Understanding basic money management skills such as living within a budget and handling credit and debt is very important for students. Having little or no knowledge regarding financial management can affect students in many different aspects of their life. It can affect their academic performance, mental and physical well-being, and even their ability to find employment after graduation (Bodvarsson & Walker, 2004; Lyons, 2003, 2004). The 2013 Consumer Financial Literacy Survey , conducted by Harris Interactive, reports that only 40% of Americans have a budget, 26% don’t pay their bills on time, 60% of adults have never checked their credit scores and 65% have not viewed their credit report. Therefore, being financially literate is important and understanding this topic may help student’s lead better lives.
What does it mean to say that one is “financially literate”? Mason and Wilson (2000) defined financial literacy as a “meaning-making process” in which individuals use a combination of skills, resources, and contextual knowledge to process information and make decisions with knowledge of the financial consequences of that decision. Becoming financially literate does not mean learning from trial and error but managing finances proactively. Here are a few tips to improve financial literacy:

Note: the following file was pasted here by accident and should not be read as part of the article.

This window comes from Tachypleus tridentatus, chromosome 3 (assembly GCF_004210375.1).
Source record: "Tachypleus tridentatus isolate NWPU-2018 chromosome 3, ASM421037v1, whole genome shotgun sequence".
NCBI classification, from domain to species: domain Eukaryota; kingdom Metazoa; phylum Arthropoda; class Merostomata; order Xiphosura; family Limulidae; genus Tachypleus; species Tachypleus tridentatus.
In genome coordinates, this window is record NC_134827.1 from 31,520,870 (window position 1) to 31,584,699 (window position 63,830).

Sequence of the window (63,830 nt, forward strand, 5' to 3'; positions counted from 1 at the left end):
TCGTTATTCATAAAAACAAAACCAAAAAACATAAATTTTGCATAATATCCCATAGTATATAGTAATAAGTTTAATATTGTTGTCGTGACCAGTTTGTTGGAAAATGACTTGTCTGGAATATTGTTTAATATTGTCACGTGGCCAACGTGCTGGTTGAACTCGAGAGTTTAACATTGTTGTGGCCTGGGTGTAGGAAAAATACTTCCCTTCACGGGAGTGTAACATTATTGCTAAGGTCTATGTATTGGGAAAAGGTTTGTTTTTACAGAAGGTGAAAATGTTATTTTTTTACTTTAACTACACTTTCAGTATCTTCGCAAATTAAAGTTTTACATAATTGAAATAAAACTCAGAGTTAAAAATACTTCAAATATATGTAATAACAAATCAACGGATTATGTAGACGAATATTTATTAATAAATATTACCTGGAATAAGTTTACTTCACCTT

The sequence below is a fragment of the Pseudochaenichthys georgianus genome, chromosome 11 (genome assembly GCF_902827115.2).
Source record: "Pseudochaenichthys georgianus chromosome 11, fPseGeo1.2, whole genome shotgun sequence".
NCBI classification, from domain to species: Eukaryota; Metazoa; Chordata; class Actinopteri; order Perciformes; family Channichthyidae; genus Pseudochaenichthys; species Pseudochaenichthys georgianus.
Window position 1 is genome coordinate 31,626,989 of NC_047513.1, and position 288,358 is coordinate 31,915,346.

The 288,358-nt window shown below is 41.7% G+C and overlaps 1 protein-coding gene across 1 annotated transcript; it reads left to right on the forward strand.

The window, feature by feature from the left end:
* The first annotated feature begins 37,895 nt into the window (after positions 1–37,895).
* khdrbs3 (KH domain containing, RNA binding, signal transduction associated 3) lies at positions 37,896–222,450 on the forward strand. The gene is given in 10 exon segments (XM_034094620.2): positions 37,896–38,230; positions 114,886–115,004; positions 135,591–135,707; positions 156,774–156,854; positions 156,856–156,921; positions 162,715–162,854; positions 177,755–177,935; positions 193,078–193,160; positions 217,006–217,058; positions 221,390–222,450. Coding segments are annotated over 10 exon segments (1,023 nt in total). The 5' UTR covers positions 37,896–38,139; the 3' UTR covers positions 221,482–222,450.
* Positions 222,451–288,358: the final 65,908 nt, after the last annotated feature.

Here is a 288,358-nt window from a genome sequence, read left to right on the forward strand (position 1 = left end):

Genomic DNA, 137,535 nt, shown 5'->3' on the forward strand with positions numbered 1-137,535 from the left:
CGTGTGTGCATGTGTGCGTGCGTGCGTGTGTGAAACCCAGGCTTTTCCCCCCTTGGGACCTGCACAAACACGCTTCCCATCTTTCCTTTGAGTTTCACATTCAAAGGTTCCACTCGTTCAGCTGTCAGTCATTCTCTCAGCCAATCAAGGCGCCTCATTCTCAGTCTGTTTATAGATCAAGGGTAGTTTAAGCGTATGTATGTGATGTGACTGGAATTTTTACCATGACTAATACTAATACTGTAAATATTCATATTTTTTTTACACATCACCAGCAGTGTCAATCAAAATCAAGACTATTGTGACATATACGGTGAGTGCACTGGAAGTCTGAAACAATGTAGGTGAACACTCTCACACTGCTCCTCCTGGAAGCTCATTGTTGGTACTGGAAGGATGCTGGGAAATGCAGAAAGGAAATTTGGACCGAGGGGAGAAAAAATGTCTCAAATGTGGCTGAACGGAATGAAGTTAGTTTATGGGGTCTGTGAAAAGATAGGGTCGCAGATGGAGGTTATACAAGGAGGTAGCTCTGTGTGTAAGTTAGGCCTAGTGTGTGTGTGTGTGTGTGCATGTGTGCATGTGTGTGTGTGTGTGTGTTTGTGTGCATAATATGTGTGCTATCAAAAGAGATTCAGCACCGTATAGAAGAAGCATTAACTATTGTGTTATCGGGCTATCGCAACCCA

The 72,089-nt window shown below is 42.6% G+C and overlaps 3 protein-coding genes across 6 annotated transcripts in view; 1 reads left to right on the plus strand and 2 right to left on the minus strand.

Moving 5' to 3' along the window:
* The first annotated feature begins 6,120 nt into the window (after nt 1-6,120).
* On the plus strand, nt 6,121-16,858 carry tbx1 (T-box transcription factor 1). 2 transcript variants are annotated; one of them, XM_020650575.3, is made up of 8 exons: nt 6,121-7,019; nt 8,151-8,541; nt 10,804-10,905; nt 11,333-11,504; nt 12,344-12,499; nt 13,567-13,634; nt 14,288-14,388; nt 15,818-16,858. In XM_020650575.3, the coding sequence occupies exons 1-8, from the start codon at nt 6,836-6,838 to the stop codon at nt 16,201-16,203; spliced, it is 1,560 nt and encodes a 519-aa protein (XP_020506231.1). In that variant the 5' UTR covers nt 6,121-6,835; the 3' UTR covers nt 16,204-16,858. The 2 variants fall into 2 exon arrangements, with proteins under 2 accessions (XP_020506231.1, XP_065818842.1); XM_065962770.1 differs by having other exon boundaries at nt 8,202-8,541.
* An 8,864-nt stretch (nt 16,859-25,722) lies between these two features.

- Educate oneself by reading financial books about setting financial goals and saving money
- Get guidance from a financial counselor to successfully manage your finances and reduce debt
- Take classes within your local community that offer information about finances
- Set up accounts through websites which provide resources and tools to assist you with making good financial decisions
Becoming financially literate can show you how to budget, manage debt, approach investing in a disciplined way, and set up a retirement account. These are healthy financial skills to incorporate into your life style and share with others in your household. The Financial Literacy and Education Commission (FLEC) have developed a national strategy to promote financial literacy and education. As a result, the Department of Treasury has created a website, www.mymoney.gov, which provides resources on how to make the best financial choices during major life events. The resources within this website provide background information, helpful guidance, and hints and tips to assist with various financial decisions.
By Shalena Gonzales
Financial Aid Specialist, American Public University